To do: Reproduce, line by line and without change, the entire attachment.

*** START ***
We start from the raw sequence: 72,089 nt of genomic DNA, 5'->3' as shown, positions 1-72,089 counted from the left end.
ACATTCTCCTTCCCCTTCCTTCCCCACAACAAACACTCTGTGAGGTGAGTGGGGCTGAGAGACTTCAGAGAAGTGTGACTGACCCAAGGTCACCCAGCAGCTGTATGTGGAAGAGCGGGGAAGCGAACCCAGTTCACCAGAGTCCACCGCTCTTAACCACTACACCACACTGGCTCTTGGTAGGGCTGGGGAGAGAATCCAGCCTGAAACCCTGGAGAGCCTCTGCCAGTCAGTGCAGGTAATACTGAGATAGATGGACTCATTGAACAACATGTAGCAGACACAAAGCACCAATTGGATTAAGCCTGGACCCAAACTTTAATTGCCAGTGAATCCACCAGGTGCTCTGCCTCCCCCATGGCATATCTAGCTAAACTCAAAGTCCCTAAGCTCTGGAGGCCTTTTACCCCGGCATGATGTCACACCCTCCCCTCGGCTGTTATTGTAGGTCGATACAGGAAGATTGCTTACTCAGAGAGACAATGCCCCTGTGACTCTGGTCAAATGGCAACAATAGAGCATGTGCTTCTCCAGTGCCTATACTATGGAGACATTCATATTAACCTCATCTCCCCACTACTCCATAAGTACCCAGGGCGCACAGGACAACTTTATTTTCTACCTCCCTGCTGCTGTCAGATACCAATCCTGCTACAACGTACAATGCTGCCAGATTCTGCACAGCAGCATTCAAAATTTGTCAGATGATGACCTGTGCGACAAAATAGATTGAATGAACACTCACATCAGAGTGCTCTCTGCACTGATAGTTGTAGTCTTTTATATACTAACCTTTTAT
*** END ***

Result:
We start from the raw sequence: 72,089 nt of genomic DNA, 5'->3' as shown, positions 1-72,089 counted from the left end.
ACATTCTCCTTCCCCTTCCTTCCCCACAACAAACACTCTGTGAGGTGAGTGGGGCTGAGAGACTTCAGAGAAGTGTGACTGACCCAAGGTCACCCAGCAGCTGTATGTGGAAGAGCGGGGAAGCGAACCCAGTTCACCAGAGTCCACCGCTCTTAACCACTACACCACACTGGCTCTTGGTAGGGCTGGGGAGAGAATCCAGCCTGAAACCCTGGAGAGCCTCTGCCAGTCAGTGCAGGTAATACTGAGATAGATGGACTCATTGAACAACATGTAGCAGACACAAAGCACCAATTGGATTAAGCCTGGACCCAAACTTTAATTGCCAGTGAATCCACCAGGTGCTCTGCCTCCCCCATGGCATATCTAGCTAAACTCAAAGTCCCTAAGCTCTGGAGGCCTTTTACCCCGGCATGATGTCACACCCTCCCCTCGGCTGTTATTGTAGGTCGATACAGGAAGATTGCTTACTCAGAGAGACAATGCCCCTGTGACTCTGGTCAAATGGCAACAATAGAGCATGTGCTTCTCCAGTGCCTATACTATGGAGACATTCATATTAACCTCATCTCCCCACTACTCCATAAGTACCCAGGGCGCACAGGACAACTTTATTTTCTACCTCCCTGCTGCTGTCAGATACCAATCCTGCTACAACGTACAATGCTGCCAGATTCTGCACAGCAGCATTCAAAATTTGTCAGATGATGACCTGTGCGACAAAATAGATTGAATGAACACTCACATCAGAGTGCTCTCTGCACTGATAGTTGTAGTCTTTTATATACTAACCTTTTAT